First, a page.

Jump to ContentJump to Main Navigation
Cognitive NeurologyA clinical textbook$
Users without a subscription are not able to see the full content.

Stefano Cappa, Jubin Abutalebi, Jean-Francois Demonet, Paul Fletcher, and Peter Garrard

Print publication date: 2008

Print ISBN-13: 9780198569275

Published to Oxford Scholarship Online: March 2012

DOI: 10.1093/acprof:oso/9780198569275.001.0001

Show Summary Details
Page of

PRINTED FROM OXFORD SCHOLARSHIP ONLINE (www.oxfordscholarship.com). (c) Copyright Oxford University Press, 2020. All Rights Reserved. An individual user may print out a PDF of a single chapter of a monograph in OSO for personal use. date: 29 January 2020

Frontotemporal lobar degeneration

Frontotemporal lobar degeneration

Chapter:
(p.229) Chapter 12 Frontotemporal lobar degeneration
Source:
Cognitive Neurology
Author(s):

Jared Narvid

Maria Luisa Gorno-Tempini

Publisher:
Oxford University Press
DOI:10.1093/acprof:oso/9780198569275.003.0013

Frontotemporal lobar degeneration (FTLD) is a syndrome of focal, often asymmetric, neurodegeneration presenting clinically as a progressive dementia associated with focal atrophy of the frontal and/or temporal lobes. The disease is capable of producing striking changes in personality, behaviour, and language, with a diverse range of clinical presentations. Two major clinical presentations of FTLD are recognized. In the frontal variant — usually designated frontotemporal dementia (FTD) — the emergence of disinhibition, mental rigidity, stereotyped and perseverative behaviour, hyperorality, and loss of insight give rise to marked changes in personality. An aphasic variant — designated primary progressive aphasia (PPA) — is also recognized. The fluent variant appear to have difficulty expressing and understanding meaning, a syndrome that has been given the name semantic dementia (SD). In contrast, the nonfluent variant — progressive nonfluent aphasia (PNFA). Because FTLD can be associated with degeneration of cortical and bulbar motor neurons and anterior horn cells of the spinal cord, some patients with FTD, SD, or PNFA also meet clinical criteria for amyotrophic lateral sclerosis (ALS).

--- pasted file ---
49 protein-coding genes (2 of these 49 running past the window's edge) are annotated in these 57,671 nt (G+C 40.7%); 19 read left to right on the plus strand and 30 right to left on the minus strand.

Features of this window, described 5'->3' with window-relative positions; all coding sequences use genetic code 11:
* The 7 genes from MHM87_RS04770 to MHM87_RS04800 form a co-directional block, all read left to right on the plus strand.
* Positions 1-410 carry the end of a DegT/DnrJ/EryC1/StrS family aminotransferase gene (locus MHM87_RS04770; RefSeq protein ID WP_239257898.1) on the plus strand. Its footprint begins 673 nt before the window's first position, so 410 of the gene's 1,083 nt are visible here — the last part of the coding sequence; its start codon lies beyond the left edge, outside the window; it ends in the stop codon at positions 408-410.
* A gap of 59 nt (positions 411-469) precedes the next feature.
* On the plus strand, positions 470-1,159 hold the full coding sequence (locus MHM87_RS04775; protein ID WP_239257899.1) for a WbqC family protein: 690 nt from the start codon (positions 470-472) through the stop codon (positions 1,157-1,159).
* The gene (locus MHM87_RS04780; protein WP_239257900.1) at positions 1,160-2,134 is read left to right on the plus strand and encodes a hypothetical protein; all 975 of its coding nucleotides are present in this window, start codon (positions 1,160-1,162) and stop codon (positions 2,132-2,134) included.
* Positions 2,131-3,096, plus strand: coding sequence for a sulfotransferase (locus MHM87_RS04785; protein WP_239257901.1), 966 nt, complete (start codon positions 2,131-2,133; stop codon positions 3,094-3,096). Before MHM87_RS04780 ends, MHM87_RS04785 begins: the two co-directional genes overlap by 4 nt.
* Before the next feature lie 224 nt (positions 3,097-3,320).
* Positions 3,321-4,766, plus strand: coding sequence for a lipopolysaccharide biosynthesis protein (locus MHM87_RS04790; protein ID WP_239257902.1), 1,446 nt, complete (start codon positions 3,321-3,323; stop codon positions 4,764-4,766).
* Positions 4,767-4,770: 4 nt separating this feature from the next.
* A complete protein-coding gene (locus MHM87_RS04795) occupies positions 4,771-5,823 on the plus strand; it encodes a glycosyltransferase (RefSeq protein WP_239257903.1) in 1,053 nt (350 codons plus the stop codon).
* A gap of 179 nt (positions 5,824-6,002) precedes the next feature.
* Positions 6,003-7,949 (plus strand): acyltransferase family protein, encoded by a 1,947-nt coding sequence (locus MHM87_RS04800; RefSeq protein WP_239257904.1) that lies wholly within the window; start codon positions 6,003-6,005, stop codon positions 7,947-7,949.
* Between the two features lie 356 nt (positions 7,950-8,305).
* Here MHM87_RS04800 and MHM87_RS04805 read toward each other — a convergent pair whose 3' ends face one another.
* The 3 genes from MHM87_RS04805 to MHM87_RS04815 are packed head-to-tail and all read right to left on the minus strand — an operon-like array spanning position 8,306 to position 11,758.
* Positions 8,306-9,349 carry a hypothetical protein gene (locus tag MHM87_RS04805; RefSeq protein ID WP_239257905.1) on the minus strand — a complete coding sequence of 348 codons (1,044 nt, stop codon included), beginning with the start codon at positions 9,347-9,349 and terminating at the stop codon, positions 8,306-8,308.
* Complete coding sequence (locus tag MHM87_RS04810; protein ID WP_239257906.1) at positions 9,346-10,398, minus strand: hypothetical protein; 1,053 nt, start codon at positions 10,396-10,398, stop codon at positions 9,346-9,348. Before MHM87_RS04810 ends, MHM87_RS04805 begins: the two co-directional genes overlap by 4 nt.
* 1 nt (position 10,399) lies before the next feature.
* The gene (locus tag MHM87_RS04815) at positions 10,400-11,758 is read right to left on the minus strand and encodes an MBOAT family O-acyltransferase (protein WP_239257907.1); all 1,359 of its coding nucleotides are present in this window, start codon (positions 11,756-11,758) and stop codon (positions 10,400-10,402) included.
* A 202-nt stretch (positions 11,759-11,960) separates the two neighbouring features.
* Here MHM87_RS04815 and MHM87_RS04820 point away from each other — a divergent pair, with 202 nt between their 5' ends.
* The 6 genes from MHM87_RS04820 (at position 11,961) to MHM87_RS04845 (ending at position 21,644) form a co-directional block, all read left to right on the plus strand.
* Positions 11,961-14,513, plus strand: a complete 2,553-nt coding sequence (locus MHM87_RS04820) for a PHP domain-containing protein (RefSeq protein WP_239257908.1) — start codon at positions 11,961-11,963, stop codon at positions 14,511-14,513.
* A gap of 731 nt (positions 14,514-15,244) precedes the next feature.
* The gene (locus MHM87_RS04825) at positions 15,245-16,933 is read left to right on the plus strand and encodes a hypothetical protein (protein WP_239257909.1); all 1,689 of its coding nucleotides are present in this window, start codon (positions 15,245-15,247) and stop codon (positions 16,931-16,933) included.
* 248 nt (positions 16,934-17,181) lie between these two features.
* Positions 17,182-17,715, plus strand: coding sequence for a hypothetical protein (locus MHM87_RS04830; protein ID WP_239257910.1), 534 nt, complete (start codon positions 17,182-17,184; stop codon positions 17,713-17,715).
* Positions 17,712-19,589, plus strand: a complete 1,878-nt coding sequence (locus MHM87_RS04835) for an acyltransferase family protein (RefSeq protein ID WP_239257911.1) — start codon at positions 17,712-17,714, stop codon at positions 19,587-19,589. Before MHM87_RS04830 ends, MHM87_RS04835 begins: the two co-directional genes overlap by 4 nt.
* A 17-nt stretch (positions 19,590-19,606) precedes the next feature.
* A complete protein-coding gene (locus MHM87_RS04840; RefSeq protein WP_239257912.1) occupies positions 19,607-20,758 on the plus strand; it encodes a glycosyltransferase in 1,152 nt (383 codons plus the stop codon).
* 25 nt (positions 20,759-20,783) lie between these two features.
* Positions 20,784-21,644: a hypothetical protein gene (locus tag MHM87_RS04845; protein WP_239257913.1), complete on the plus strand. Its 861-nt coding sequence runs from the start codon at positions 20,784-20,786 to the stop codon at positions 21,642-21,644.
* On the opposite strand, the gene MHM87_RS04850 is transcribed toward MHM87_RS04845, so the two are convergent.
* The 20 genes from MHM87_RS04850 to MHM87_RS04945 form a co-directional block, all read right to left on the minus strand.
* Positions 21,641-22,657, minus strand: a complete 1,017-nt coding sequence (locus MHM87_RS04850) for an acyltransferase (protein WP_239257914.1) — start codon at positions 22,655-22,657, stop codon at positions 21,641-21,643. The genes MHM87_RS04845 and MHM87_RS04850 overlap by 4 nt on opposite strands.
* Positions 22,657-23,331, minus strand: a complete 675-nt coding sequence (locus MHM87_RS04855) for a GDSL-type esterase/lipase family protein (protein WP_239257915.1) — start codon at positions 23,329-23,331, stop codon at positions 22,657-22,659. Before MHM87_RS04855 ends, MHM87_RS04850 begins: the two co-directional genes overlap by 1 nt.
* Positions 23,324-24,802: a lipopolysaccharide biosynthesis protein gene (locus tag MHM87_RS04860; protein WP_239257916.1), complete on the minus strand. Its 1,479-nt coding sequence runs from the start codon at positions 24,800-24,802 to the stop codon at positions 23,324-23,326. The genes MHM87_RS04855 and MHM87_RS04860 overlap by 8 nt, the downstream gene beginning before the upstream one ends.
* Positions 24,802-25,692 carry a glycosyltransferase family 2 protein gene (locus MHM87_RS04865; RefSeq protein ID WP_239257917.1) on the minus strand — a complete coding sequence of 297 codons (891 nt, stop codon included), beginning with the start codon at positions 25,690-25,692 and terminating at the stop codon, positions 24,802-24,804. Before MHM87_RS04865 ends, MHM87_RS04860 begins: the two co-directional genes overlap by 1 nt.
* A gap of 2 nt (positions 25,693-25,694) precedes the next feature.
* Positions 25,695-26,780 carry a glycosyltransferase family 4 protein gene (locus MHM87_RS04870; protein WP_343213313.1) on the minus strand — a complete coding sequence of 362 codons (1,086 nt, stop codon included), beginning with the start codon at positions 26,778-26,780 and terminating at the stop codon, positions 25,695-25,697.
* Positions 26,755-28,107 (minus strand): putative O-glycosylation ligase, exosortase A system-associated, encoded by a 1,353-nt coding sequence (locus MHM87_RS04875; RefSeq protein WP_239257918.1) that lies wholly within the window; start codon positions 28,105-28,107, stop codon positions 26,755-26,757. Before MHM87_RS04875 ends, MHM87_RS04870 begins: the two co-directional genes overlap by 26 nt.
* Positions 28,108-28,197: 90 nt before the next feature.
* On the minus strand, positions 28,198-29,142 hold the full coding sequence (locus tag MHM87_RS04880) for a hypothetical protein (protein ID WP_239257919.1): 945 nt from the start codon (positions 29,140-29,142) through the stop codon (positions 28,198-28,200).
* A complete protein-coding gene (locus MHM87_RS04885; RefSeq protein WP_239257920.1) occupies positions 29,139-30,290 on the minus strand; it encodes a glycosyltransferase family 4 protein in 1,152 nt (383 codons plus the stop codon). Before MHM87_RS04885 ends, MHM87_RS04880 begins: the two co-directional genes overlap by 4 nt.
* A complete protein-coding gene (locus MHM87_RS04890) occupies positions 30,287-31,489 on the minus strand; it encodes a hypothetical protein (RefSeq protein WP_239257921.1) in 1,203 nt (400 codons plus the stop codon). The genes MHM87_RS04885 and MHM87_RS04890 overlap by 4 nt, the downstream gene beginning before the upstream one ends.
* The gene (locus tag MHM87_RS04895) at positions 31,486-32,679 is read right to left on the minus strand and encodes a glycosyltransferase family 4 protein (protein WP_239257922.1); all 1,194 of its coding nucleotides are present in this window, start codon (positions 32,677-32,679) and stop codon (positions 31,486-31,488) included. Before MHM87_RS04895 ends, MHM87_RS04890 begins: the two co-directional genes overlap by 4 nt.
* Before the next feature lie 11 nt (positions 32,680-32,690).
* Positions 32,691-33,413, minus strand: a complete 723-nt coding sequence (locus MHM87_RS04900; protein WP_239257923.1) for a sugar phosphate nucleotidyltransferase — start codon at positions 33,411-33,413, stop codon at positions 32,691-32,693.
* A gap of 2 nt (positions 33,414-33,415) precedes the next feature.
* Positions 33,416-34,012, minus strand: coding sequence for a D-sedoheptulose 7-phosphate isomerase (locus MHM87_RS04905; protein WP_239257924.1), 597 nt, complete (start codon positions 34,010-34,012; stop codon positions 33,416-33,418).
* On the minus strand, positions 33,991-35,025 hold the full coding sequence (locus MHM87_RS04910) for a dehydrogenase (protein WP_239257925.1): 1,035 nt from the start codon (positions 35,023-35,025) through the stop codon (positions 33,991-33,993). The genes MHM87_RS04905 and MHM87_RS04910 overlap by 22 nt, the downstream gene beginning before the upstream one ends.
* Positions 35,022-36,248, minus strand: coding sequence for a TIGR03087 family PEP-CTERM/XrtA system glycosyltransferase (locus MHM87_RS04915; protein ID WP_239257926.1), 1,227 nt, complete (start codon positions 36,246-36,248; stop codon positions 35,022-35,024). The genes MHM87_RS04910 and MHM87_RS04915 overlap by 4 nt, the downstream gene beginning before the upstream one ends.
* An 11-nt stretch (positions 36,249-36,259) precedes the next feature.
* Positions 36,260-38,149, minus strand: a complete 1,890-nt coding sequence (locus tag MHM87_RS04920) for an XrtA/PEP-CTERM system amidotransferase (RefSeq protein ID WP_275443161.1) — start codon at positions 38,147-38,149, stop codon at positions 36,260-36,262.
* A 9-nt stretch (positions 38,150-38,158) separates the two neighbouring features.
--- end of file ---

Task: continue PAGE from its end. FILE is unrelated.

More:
Keywords:   frontotemporal lobar degeneration, asymmetric neurodegeneration, progressive dementia, frontotemporal dementia, primary progressive aphasia, progressive nonfluent aphasia

Oxford Scholarship Online requires a subscription or purchase to access the full text of books within the service. Public users can however freely search the site and view the abstracts and keywords for each book and chapter.

Please, subscribe or login to access full text content.

If you think you should have access to this title, please contact your librarian.

To troubleshoot, please check our FAQs , and if you can't find the answer there, please contact us .